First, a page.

Back to gold?
[This weekend, I am attending a conference that examines the gold standard. Here are my thoughts going into the conference.]
People occasionally ask me whether it would make sense to go back to the gold standard. Most economists think that this would be a bad idea. I agree, but not necessarily for the reasons that most other economists would cite.
It’s hard to debate this issue on purely theoretical basis, as much of the debate ends up being about whether the historical record of the gold standard is superior to that of fiat money. That turns out to be an extremely difficult question to answer, for all sorts of reasons. And even if we could answer this question, we’d face another question: Would a gold standard in the 21st century perform as well as the 19th century version?
And before these questions can be answered, we face an even trickier question: What do we mean by a gold standard? What is fiat money? History provides examples of both good and bad gold standards, as well as good and bad fiat money. Which systems should we compare?
My preferred definition of a gold standard is one where currency can be converted into gold at a fixed nominal price, in a wide range of leading developed economies. By that definition, the world was on a gold standard from 1879-1914, 1926-33 and (perhaps) approximately 1950-68. That last period is especially iffy, as Americans were not allowed to freely convert dollars into gold. I include Bretton Woods here, however, because some proponents of the gold standard cite is an example of how fixing the price of gold can prevent extreme inflation. We all know what happened after 1968, when the gold price peg ended.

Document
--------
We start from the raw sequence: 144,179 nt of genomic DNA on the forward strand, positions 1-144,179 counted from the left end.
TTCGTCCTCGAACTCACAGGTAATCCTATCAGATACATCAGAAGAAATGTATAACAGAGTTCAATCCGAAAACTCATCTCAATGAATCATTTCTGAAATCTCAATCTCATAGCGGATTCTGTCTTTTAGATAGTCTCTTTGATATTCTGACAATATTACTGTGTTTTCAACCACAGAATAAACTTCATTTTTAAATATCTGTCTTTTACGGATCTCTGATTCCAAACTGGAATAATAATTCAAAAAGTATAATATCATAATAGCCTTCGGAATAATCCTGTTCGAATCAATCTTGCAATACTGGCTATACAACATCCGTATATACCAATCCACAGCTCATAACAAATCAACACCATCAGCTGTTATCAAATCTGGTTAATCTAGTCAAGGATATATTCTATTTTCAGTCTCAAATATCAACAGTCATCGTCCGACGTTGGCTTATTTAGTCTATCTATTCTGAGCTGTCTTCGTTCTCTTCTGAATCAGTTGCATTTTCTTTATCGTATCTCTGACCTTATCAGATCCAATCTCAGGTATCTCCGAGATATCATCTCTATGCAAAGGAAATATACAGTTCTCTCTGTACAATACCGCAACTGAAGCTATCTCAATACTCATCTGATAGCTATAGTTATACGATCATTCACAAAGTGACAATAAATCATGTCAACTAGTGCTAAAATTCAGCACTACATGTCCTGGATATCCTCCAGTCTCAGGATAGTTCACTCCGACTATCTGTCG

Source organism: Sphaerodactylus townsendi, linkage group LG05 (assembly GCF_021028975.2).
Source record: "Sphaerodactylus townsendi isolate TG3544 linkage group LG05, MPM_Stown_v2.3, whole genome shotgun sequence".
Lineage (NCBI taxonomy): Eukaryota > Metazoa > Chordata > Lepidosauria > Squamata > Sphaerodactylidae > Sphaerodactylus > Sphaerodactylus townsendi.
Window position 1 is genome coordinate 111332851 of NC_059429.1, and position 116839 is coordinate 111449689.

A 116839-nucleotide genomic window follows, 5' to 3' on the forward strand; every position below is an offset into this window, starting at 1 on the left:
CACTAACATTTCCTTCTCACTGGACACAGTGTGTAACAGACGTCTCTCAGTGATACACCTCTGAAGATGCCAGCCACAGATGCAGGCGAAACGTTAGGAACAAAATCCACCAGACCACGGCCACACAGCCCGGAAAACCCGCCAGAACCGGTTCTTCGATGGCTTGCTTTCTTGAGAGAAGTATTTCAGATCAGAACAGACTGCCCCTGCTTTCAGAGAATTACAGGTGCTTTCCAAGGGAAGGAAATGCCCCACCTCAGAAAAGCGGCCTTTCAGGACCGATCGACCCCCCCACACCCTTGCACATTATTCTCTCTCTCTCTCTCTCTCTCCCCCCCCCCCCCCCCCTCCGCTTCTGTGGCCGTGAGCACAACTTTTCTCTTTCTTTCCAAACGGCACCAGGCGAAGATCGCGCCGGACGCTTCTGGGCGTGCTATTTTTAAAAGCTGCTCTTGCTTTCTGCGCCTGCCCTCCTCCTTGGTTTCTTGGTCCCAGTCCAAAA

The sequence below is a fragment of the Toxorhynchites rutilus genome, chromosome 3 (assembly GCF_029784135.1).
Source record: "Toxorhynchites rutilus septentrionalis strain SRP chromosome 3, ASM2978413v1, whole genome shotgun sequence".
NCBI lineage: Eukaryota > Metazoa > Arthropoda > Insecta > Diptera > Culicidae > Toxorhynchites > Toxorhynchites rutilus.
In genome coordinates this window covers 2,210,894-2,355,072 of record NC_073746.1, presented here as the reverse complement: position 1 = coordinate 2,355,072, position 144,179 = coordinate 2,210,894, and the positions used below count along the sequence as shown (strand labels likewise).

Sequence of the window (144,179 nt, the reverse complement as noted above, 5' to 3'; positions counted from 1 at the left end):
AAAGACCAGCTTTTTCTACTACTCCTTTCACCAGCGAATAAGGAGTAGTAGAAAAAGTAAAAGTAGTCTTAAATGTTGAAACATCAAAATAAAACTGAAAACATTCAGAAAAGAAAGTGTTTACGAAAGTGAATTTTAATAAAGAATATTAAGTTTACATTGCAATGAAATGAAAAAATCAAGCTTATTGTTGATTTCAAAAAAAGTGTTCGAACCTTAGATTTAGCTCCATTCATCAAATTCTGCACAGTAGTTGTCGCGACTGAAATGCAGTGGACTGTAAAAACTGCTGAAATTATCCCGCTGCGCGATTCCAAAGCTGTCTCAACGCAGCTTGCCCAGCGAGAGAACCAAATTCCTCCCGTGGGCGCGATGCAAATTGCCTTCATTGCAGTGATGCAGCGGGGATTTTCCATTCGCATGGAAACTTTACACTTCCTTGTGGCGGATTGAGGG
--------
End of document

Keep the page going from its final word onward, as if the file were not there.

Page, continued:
Note that my preferred definition of a gold standard is not my preferred gold standard. In my preferred gold standard, the government would merely define the unit of account as a fixed quantity of gold, and then do nothing. For example, “The US dollar is one gram of gold”. That’s all. No central bank, no government currency issue, no regulation of banking, etc. That sort of international gold standard never existed. If that sort of system is viewed as the theoretical ideal, one might say that 1879-1914 was an 80% gold standard, 1926-33 was a 60% gold standard, and 1950-68 was a 20% gold standard.
One problem I have with some gold proponents is that they cite how the $35/oz gold price peg prevented runaway inflation until it was abandoned in 1971, and then disavow any role of gold in the severe deflation of 1929-33. Each argument has some merit considered in isolation, but when viewed together these two claims make little sense. You can’t have it both ways, taking credit for a 20% gold standard and then saying a 60% gold standard isn’t really a gold standard. Even worse, many gold proponents cite 1971 as the end of the fixed price of gold. But a fixed free market price of gold is the sine qua non of a gold standard, and that ended in March 1968. After the market price of gold started rising, the $35 official price was completely meaningless. (I believe the official price today is $42.22/oz.) After March 1968, central banks could “freely” convert dollars into gold in much the same sense that in the late 1980s the Japanese could “freely” sell cars in America under Reagan’s “voluntary” export restraint program.
BTW, gold proponents should prefer to use 1968 rather than 1971 as the ending date for the gold standard, as it actually makes their argument stronger. Inflation was getting much worse during that 3 1/2 year period.